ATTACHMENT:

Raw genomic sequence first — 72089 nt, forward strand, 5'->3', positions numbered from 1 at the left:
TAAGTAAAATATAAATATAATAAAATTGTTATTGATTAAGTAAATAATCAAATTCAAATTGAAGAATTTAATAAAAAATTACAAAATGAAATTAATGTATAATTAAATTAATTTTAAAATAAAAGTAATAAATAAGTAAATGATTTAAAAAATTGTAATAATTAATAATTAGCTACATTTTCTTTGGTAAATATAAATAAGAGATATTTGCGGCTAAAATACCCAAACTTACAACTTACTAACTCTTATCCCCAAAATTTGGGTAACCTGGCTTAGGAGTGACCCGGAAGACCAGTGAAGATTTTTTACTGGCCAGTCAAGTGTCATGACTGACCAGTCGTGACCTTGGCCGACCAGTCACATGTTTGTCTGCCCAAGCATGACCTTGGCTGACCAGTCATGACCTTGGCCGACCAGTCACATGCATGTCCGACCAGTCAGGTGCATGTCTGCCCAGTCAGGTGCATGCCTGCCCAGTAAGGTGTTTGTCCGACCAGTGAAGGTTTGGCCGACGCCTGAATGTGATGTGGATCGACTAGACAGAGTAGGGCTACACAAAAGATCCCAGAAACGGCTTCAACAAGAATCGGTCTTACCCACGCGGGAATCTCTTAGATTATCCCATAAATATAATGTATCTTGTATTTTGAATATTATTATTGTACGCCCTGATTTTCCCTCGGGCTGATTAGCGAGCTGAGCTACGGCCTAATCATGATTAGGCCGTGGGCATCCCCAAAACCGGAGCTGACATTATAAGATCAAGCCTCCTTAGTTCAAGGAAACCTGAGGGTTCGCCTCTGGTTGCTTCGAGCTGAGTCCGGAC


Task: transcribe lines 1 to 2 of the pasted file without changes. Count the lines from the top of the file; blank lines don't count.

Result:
Raw genomic sequence first — 72089 nt, forward strand, 5'->3', positions numbered from 1 at the left:
TAAGTAAAATATAAATATAATAAAATTGTTATTGATTAAGTAAATAATCAAATTCAAATTGAAGAATTTAATAAAAAATTACAAAATGAAATTAATGTATAATTAAATTAATTTTAAAATAAAAGTAATAAATAAGTAAATGATTTAAAAAATTGTAATAATTAATAATTAGCTACATTTTCTTTGGTAAATATAAATAAGAGATATTTGCGGCTAAAATACCCAAACTTACAACTTACTAACTCTTATCCCCAAAATTTGGGTAACCTGGCTTAGGAGTGACCCGGAAGACCAGTGAAGATTTTTTACTGGCCAGTCAAGTGTCATGACTGACCAGTCGTGACCTTGGCCGACCAGTCACATGTTTGTCTGCCCAAGCATGACCTTGGCTGACCAGTCATGACCTTGGCCGACCAGTCACATGCATGTCCGACCAGTCAGGTGCATGTCTGCCCAGTCAGGTGCATGCCTGCCCAGTAAGGTGTTTGTCCGACCAGTGAAGGTTTGGCCGACGCCTGAATGTGATGTGGATCGACTAGACAGAGTAGGGCTACACAAAAGATCCCAGAAACGGCTTCAACAAGAATCGGTCTTACCCACGCGGGAATCTCTTAGATTATCCCATAAATATAATGTATCTTGTATTTTGAATATTATTATTGTACGCCCTGATTTTCCCTCGGGCTGATTAGCGAGCTGAGCTACGGCCTAATCATGATTAGGCCGTGGGCATCCCCAAAACCGGAGCTGACATTATAAGATCAAGCCTCCTTAGTTCAAGGAAACCTGAGGGTTCGCCTCTGGTTGCTTCGAGCTGAGTCCGGAC